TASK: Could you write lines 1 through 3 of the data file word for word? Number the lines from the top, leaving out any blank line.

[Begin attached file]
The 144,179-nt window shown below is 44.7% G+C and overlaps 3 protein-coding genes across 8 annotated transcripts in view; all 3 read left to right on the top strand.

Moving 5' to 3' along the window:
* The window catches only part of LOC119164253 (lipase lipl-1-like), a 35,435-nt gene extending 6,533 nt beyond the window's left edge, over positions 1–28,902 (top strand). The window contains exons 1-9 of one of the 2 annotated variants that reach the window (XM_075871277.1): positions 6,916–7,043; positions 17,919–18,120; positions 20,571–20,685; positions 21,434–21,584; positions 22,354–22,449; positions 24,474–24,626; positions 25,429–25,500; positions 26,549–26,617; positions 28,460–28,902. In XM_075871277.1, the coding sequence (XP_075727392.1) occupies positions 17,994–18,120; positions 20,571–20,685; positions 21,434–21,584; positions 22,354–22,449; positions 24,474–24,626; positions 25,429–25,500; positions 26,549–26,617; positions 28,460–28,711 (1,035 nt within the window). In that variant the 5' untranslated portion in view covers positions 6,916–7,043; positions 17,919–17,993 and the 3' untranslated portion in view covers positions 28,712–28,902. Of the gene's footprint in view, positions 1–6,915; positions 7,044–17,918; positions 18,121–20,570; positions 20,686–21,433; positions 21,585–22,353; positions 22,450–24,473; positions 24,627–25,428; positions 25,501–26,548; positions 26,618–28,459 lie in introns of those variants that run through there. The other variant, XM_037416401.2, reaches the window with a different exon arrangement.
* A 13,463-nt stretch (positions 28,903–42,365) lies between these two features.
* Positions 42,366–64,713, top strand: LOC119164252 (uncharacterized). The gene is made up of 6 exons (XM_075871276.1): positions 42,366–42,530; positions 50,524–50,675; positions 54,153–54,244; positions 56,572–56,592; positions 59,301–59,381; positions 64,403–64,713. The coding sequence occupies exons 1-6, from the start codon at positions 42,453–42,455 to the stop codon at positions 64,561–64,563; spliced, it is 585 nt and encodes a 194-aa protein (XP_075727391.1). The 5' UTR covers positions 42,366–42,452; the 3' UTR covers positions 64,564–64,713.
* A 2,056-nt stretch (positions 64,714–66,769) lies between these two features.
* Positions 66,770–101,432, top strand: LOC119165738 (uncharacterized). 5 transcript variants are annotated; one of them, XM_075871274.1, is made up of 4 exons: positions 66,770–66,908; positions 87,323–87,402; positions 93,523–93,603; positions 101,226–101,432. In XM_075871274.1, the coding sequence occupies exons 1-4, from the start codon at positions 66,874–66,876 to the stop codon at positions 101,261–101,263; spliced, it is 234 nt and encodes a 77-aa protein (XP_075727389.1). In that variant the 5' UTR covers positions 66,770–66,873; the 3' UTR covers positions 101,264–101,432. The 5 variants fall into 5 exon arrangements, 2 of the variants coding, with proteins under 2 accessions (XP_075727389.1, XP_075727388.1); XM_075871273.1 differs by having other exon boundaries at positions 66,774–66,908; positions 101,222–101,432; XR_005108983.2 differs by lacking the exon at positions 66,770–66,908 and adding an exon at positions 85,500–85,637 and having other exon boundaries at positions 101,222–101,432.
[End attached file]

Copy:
The 144,179-nt window shown below is 44.7% G+C and overlaps 3 protein-coding genes across 8 annotated transcripts in view; all 3 read left to right on the top strand.

Moving 5' to 3' along the window:
* The window catches only part of LOC119164253 (lipase lipl-1-like), a 35,435-nt gene extending 6,533 nt beyond the window's left edge, over positions 1–28,902 (top strand). The window contains exons 1-9 of one of the 2 annotated variants that reach the window (XM_075871277.1): positions 6,916–7,043; positions 17,919–18,120; positions 20,571–20,685; positions 21,434–21,584; positions 22,354–22,449; positions 24,474–24,626; positions 25,429–25,500; positions 26,549–26,617; positions 28,460–28,902. In XM_075871277.1, the coding sequence (XP_075727392.1) occupies positions 17,994–18,120; positions 20,571–20,685; positions 21,434–21,584; positions 22,354–22,449; positions 24,474–24,626; positions 25,429–25,500; positions 26,549–26,617; positions 28,460–28,711 (1,035 nt within the window). In that variant the 5' untranslated portion in view covers positions 6,916–7,043; positions 17,919–17,993 and the 3' untranslated portion in view covers positions 28,712–28,902. Of the gene's footprint in view, positions 1–6,915; positions 7,044–17,918; positions 18,121–20,570; positions 20,686–21,433; positions 21,585–22,353; positions 22,450–24,473; positions 24,627–25,428; positions 25,501–26,548; positions 26,618–28,459 lie in introns of those variants that run through there. The other variant, XM_037416401.2, reaches the window with a different exon arrangement.